August 25, 2016 1:34 pm
Updated: August 25, 2016 2:31 pm

Why you really shouldn’t pee in the pool

WATCH: You've been told not to pee in a pool. This is why you should really take that advice to heart.

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You’ve probably done it: you didn’t want to get out of the pool, have to dry yourself off, walk over to the bathroom and get cold, so you just did it. You peed in the pool.

We know it’s gross, yet people continue to do it.

The American Chemical Society (ACS) has released a video explaining why it’s really, really gross.

Pool water contains chemicals to keep the water free of germs: chlorine — which we know well — but also sodium hypochlorite and calcium hypochlorite. These three create a chemical reaction and form hypochlorous acid, which acts as a disinfectant, protecting us from such things as salmonella and E. coli among others baddies. But it doesn’t protect against everything. So ultraviolet light, ozone and bromine are used as well as a combination oftentimes.

WATCH: Is it OK to pee in the pool?

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But then we grimy humans bring additional compounds into the water with us. Think about suntan lotion, sweat and dirt and yes — urine. This creates something called disinfection byproducts (DBPs).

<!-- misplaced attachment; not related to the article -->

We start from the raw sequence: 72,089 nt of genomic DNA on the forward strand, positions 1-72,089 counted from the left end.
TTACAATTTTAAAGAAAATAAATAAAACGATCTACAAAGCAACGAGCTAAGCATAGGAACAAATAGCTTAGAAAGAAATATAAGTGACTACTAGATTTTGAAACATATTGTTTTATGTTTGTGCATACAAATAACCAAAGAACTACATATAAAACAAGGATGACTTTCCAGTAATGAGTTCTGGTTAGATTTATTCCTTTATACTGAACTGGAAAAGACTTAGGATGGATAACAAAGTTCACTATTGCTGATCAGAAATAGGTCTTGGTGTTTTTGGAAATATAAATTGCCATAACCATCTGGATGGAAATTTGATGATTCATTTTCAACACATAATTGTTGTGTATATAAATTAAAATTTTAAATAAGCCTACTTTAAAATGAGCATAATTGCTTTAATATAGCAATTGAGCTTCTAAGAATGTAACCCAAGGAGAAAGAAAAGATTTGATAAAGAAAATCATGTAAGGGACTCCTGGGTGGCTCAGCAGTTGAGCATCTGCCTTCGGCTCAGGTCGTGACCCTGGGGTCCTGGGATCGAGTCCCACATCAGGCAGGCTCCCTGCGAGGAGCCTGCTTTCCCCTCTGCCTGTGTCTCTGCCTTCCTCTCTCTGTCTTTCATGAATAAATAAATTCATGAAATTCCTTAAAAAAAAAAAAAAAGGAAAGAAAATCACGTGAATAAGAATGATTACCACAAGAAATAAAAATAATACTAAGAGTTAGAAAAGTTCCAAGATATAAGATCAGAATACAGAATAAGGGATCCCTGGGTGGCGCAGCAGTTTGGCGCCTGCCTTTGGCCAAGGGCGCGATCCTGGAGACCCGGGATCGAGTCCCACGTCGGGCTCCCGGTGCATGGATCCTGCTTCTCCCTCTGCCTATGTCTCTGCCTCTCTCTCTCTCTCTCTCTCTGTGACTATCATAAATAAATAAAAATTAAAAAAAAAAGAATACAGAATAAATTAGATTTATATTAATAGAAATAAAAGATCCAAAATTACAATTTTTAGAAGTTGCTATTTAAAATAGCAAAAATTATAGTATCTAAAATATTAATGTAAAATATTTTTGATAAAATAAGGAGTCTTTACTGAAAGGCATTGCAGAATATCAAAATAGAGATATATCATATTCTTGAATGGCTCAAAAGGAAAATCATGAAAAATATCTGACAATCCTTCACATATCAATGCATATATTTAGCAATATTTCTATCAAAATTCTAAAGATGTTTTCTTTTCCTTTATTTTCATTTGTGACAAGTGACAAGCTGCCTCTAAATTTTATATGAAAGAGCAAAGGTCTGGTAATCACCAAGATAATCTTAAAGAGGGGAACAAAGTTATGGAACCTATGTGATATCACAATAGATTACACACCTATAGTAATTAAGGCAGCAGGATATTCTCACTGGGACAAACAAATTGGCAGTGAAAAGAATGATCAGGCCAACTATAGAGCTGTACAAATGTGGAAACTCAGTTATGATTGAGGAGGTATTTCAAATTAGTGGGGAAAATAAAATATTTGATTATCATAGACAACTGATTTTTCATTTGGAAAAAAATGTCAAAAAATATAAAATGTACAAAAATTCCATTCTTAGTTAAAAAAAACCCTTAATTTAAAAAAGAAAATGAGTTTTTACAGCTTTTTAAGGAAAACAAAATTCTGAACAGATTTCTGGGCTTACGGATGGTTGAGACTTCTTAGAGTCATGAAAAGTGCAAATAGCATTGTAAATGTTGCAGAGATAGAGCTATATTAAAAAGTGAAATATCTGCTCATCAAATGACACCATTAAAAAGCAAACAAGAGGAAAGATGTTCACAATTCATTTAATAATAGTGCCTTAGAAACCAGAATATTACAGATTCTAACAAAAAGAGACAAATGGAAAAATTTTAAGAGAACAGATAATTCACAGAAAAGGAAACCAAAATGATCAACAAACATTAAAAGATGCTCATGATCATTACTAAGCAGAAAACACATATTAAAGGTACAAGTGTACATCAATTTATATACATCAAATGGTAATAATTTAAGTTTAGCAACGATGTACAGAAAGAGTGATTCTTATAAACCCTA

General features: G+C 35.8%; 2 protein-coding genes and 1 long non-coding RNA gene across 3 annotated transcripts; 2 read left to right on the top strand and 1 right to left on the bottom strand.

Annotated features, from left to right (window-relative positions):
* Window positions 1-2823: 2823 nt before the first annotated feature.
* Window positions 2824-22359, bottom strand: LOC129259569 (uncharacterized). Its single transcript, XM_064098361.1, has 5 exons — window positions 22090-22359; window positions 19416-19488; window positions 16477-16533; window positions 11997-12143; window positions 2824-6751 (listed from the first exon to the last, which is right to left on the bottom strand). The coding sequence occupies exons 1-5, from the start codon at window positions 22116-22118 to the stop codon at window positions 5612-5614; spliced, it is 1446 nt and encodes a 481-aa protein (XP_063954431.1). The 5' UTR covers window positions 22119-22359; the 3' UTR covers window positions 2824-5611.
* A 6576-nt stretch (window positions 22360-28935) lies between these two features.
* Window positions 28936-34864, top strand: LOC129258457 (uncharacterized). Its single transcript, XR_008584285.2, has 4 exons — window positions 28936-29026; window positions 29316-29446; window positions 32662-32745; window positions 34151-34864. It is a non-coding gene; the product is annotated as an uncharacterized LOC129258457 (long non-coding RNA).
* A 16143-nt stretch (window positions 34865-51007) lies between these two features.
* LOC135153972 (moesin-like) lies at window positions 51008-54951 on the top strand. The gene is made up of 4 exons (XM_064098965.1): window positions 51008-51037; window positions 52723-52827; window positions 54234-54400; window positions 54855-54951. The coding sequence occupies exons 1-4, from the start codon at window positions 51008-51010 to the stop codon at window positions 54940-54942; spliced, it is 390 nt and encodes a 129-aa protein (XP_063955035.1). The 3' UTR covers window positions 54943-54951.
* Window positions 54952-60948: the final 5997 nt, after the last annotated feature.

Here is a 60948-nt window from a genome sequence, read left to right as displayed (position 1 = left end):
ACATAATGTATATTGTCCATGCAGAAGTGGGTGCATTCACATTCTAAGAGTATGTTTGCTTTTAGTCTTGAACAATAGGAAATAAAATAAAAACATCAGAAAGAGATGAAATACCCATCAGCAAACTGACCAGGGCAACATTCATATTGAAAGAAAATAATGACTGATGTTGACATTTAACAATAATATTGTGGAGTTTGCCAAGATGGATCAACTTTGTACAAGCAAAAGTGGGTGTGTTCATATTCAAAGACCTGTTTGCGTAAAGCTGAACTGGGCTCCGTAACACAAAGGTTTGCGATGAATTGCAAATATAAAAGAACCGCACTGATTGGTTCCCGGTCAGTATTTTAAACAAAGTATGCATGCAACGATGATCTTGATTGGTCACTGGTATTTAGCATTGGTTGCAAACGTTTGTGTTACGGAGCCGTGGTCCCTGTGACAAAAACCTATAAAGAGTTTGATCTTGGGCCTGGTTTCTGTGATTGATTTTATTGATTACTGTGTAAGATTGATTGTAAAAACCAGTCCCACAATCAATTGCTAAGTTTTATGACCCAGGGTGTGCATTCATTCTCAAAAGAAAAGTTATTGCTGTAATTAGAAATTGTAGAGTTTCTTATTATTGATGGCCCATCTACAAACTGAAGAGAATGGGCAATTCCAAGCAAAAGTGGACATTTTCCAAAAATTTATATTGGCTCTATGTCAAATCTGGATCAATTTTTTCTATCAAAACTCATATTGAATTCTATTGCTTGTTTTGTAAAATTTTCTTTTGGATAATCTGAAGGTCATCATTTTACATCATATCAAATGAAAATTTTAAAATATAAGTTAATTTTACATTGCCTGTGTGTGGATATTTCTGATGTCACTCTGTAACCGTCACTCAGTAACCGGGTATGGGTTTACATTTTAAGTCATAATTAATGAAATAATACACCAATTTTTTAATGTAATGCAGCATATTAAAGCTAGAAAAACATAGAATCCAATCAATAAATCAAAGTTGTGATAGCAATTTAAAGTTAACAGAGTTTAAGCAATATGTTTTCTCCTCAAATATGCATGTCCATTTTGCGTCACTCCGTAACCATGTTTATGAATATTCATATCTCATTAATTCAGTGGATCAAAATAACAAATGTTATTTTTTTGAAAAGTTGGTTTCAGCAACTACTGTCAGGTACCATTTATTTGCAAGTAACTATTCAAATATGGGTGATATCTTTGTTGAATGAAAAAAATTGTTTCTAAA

So how much urine is there in a pool? According to the ACS, experts estimate that for every person in a pool, there are 30 to 80 ml of urine.

READ MORE: Rio 2016—Diving training cancelled after pool closed over green water concerns

Urine contains urea that, once it reacts with the chlorine, creates trichloramine. You know that great pool smell you enjoy? That’s as a result of trichloramine. Yes, the pee in that water is making the pool smell great. Oh, and why do your eyes get red? Same reason.

The chemical can also be linked to asthma and other respiratory issues.

And the worst part is, it’s difficult for scientists to study since there are a mixture of additional products that end up in the pool water. Medication that someone may be taking and then peeing into the pool, will further add to the multitude of chemicals present in the water.

So, next time you complain about your red, burning eyes after swimming, remember that it’s because someone was too lazy to go to the bathroom.

© 2016 Global News, a division of Corus Entertainment Inc.

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